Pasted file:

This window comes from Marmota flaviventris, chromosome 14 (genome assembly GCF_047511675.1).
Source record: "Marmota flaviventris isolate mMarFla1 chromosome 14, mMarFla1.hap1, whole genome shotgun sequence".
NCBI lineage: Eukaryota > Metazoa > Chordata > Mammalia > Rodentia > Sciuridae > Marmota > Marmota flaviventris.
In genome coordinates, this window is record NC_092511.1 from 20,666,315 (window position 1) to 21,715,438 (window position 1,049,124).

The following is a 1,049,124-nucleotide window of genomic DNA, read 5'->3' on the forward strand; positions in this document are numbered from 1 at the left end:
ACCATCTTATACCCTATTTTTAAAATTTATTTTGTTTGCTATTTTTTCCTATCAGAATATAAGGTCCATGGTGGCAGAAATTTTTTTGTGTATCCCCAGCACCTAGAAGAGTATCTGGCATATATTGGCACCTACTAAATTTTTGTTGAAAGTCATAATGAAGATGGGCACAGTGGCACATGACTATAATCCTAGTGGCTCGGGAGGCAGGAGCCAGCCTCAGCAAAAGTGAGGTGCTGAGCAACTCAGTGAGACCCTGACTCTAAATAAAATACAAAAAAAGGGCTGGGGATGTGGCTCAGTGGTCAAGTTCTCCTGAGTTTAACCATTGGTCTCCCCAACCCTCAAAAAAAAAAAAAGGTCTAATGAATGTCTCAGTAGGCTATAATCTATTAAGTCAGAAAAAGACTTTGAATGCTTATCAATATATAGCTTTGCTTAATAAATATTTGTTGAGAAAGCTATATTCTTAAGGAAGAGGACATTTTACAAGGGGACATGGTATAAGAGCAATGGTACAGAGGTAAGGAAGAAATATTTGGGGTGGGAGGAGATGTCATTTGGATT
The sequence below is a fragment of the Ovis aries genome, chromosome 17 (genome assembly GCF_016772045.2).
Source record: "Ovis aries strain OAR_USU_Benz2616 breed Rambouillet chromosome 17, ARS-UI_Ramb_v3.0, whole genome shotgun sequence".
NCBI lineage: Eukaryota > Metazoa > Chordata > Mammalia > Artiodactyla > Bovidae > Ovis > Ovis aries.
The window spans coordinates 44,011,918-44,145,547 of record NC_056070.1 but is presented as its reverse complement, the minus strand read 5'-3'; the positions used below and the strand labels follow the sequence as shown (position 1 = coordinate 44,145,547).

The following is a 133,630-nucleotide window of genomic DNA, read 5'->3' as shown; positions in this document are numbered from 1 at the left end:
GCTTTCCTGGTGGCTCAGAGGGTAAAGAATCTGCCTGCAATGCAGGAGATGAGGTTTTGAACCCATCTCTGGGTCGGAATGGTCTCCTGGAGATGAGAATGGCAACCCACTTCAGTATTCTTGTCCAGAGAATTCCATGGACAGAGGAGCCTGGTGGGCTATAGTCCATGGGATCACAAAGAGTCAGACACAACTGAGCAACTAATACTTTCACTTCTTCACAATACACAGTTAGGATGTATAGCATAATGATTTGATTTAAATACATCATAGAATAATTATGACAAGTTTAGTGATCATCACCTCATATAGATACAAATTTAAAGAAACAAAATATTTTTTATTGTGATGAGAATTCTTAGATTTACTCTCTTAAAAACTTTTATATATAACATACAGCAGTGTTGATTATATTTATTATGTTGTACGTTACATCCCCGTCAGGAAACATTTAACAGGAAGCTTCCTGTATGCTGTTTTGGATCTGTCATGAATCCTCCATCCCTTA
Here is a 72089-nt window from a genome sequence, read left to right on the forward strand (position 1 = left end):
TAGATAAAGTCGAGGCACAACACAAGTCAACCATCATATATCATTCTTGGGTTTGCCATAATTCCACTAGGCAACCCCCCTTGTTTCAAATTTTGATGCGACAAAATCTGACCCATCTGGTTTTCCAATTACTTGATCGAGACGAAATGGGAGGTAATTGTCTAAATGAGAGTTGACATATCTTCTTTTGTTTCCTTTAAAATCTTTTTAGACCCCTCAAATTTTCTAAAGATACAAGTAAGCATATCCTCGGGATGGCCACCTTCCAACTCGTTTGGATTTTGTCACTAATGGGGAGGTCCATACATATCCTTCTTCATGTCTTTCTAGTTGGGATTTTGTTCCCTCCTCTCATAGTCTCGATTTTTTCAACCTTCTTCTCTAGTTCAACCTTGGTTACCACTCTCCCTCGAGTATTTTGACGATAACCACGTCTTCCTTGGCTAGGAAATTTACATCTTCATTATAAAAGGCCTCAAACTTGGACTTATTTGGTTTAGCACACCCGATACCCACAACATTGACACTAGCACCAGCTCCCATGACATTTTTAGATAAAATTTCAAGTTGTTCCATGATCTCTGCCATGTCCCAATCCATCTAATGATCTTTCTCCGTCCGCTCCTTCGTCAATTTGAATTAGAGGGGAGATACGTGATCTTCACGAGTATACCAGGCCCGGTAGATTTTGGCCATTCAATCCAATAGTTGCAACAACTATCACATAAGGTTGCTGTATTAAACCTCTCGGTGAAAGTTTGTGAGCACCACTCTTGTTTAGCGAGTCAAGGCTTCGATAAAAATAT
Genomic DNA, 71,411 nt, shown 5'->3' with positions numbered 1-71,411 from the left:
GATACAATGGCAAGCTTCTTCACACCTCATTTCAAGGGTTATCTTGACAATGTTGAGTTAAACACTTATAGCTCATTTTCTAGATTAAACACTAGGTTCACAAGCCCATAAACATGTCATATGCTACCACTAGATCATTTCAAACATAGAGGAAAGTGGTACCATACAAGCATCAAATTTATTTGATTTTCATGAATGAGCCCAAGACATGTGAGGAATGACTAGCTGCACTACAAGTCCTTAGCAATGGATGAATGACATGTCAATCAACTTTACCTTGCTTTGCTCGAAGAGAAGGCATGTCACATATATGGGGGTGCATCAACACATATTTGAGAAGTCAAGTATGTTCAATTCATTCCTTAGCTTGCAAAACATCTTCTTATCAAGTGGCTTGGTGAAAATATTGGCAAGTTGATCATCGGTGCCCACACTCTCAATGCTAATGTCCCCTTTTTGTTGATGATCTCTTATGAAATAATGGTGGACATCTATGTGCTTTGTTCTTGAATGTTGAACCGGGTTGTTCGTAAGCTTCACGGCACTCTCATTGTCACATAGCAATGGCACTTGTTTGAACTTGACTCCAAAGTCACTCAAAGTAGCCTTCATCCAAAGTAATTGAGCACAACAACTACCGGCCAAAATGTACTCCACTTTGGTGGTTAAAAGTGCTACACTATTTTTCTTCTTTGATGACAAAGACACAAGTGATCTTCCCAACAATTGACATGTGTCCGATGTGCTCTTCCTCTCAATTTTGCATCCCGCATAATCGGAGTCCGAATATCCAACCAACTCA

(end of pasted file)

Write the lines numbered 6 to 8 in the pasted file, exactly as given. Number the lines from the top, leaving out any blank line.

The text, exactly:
ACCATCTTATACCCTATTTTTAAAATTTATTTTGTTTGCTATTTTTTCCTATCAGAATATAAGGTCCATGGTGGCAGAAATTTTTTTGTGTATCCCCAGCACCTAGAAGAGTATCTGGCATATATTGGCACCTACTAAATTTTTGTTGAAAGTCATAATGAAGATGGGCACAGTGGCACATGACTATAATCCTAGTGGCTCGGGAGGCAGGAGCCAGCCTCAGCAAAAGTGAGGTGCTGAGCAACTCAGTGAGACCCTGACTCTAAATAAAATACAAAAAAAGGGCTGGGGATGTGGCTCAGTGGTCAAGTTCTCCTGAGTTTAACCATTGGTCTCCCCAACCCTCAAAAAAAAAAAAAGGTCTAATGAATGTCTCAGTAGGCTATAATCTATTAAGTCAGAAAAAGACTTTGAATGCTTATCAATATATAGCTTTGCTTAATAAATATTTGTTGAGAAAGCTATATTCTTAAGGAAGAGGACATTTTACAAGGGGACATGGTATAAGAGCAATGGTACAGAGGTAAGGAAGAAATATTTGGGGTGGGAGGAGATGTCATTTGGATT
The sequence below is a fragment of the Ovis aries genome, chromosome 17 (genome assembly GCF_016772045.2).
Source record: "Ovis aries strain OAR_USU_Benz2616 breed Rambouillet chromosome 17, ARS-UI_Ramb_v3.0, whole genome shotgun sequence".